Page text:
House location selection
From: Hungerford, David (
Date: Tue, 14 Jun 94 14:59 CDT
Nancy Wight asked:
>Okay all of you veterans of the process... how did you go about
>deciding who lives where on the site?

At Muir Commons, we remember the house/lot choice process
because it worked so damn well.  In fact, we have talked about reviving it if 
we decide to assign parking spaces.  It went quickly, easily, and without 
anyone feeling they got stuck with a less than ideal choice.  At the time no 
particular model (of 3) was set for any particular spot, with the condition 
that no two story wall could be on the end of a cluster (our houses are in 
clusters of 2,3, and 4; all houses have a one-story half; we did try to keep 
the small single story units on the cluster ends for massing purposes)

the process:
1) everyone does homework--talks extensively with non-attending significants; 
discusses advantages/disadvantages of areas of the site (i.e. secluded means 
far from parking and common house) and comes to the meeting with at least 3 
ranked choices

1 1/2) tension reducing exercise--don't skip this!!!!  If I remember 
correctly we all "sponged," but we have a yoga instructor in the group to 
help--at least do some relaxation breathing--you could also serve alcohol, I 

2) at meeting, people put post-its with their names and rank choice 
(i.e. Hungerford-1) on 3 choices on a large site plan.

3) everyone looks at results (we were surprised that people had very 
different criteria for choosing and that people were spread all over the 
site--glad we didn't try to analyze choice criteria beforehand) and pays 
attention to neighbors--too far from someone?  Quiet, single person next to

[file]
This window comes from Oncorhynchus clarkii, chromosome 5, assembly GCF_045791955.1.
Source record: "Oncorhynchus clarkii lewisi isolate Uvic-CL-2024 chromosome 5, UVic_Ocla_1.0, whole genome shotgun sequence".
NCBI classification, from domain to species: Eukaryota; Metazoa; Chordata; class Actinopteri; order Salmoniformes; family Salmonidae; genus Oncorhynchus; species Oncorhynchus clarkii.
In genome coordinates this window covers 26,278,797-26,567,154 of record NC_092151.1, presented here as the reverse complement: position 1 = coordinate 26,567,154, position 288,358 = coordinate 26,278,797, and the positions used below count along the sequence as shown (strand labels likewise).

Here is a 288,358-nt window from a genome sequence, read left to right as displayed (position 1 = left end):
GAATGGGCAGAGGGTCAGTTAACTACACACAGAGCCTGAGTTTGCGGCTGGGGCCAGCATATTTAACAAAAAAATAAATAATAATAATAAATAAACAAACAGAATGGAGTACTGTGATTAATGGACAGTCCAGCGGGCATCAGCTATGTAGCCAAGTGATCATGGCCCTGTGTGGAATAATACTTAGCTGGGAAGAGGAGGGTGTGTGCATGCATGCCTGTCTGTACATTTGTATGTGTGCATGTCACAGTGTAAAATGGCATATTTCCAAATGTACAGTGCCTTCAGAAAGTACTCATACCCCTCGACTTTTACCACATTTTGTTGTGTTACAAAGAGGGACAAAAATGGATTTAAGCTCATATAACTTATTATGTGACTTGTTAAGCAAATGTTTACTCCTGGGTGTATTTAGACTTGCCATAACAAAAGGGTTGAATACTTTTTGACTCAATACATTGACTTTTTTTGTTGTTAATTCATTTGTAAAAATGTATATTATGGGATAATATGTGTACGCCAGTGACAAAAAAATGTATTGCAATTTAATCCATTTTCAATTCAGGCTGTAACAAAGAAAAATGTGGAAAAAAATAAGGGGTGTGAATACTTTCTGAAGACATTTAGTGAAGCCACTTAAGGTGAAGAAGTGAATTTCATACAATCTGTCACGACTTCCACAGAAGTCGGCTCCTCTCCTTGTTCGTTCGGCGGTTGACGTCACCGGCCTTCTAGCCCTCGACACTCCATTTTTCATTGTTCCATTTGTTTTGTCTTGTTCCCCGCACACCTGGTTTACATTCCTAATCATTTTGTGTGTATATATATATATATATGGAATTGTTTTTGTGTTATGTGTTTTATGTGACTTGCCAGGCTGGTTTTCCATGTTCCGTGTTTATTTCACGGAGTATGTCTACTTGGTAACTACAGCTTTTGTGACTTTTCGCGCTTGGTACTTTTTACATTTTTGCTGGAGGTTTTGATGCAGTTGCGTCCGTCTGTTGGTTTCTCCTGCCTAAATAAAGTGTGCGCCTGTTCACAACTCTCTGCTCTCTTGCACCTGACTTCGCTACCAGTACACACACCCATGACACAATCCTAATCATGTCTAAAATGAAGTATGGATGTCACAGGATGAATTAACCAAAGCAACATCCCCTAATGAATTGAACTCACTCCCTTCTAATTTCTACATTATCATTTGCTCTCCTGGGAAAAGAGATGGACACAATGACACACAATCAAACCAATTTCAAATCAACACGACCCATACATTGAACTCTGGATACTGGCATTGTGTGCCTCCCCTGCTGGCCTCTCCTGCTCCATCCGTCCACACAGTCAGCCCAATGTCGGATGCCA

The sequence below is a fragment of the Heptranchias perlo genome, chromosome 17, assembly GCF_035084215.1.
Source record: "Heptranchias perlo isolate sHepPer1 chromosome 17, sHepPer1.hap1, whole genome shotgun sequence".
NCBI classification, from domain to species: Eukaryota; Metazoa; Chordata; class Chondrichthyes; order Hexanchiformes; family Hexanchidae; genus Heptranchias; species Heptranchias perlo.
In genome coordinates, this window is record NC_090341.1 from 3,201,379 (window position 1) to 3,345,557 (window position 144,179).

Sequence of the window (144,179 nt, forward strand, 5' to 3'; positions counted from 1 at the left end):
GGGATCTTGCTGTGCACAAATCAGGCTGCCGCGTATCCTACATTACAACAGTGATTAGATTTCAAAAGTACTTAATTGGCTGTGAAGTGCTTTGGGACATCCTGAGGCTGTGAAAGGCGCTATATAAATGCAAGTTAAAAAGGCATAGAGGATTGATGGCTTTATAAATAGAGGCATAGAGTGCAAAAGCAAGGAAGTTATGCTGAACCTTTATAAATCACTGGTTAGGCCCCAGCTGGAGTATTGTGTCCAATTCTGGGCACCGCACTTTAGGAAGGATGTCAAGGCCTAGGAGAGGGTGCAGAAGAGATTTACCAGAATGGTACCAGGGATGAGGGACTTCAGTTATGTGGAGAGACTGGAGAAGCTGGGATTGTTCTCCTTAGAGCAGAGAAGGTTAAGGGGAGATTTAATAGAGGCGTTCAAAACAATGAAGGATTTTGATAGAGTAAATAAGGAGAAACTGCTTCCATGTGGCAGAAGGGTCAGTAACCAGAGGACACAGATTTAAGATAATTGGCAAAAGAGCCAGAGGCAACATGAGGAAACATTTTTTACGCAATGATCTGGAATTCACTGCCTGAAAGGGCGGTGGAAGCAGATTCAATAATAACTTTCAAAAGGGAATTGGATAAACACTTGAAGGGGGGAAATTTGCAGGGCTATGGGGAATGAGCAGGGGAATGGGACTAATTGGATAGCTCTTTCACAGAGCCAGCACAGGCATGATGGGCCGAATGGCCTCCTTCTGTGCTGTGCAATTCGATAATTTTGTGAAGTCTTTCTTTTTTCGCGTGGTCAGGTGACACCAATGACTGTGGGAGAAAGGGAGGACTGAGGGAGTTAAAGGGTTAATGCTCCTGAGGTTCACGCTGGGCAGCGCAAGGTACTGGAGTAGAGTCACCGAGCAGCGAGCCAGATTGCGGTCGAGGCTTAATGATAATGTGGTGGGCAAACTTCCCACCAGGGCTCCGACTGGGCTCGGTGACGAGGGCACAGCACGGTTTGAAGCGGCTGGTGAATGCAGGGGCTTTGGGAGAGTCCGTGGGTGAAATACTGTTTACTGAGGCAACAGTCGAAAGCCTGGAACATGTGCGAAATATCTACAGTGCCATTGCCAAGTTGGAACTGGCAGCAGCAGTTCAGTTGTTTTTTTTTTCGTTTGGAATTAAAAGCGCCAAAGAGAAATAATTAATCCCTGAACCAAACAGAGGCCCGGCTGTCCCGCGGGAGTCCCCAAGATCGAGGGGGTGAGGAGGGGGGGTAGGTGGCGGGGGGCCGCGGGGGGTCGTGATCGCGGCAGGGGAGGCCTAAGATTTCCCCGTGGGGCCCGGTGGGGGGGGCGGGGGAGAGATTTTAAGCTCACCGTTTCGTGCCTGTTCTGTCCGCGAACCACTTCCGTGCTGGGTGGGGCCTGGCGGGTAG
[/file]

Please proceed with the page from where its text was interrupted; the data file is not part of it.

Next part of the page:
the people with 3 kids and 2 dogs? 

4) 2nd iteration, people move their choice 
post-its around (this spreads things out a little) 
4 1/2) iterate as necessary 

5) problem choices--the one house with 5 1st choices,  what's the appeal?  
Could some of these people go with a second choice, or the house next door?  
Does your site have a really cool amenity (or dis-amenity) that only one 
house can 'have'(like a 200 year old oak with great shade (or a dumpster)--if 
so, your site plan may need adjustment) 

6) horse-trading--this is where people who were the only 1st choice on a 
particular house may bump to their second choice in order that someone else 
can have that house as their third choice--this is where people have to 
evaluate how strongly they are attached to #1 vs #2 or #3.  Actually some 
people in our group ended up with their 4th or 5th choice, but that choice 
was in the same cluster as their first--so was okay.

7) go home to partners to see if what you traded was okay--also serves as 
self-evaluation period.  Did you trade off something that was really 
important to be nice?  Does this make you feel like you were taken advantage 
of?  Or could you really be happy with one of your other choices, even though 
you pushed hard to get the one you thought you wanted more?  Was there 
someone else who wanted it but ended up sort of getting the short end of the 

8) meet again in a week or so, make minor adjustments and voila'

It worked for us.  The one conflict that arose was when no one wanted to live 
right next door to us (we have the 3 kids and 2 dogs.)  But someone with kids 
traded with a single and it all worked out--probably because even though 
fewer than half got their first choice, everyone felt that the process was 
fair and equitable.  Interestingly, the people who joined the group after 
this decision, or were on the waiting list so took over already sited units 
when people dropped out at the pony-up-the-bucks stage, seem to complain more 
about location disadvantages than anyone else.  Goes to show that it's not 
the outcome that matters nearly so's the process.

I probably left out something important. Eric, is my recollection accurate 

David Hungerford
Muir Commons
Davis, CA  dghungerford [at] 

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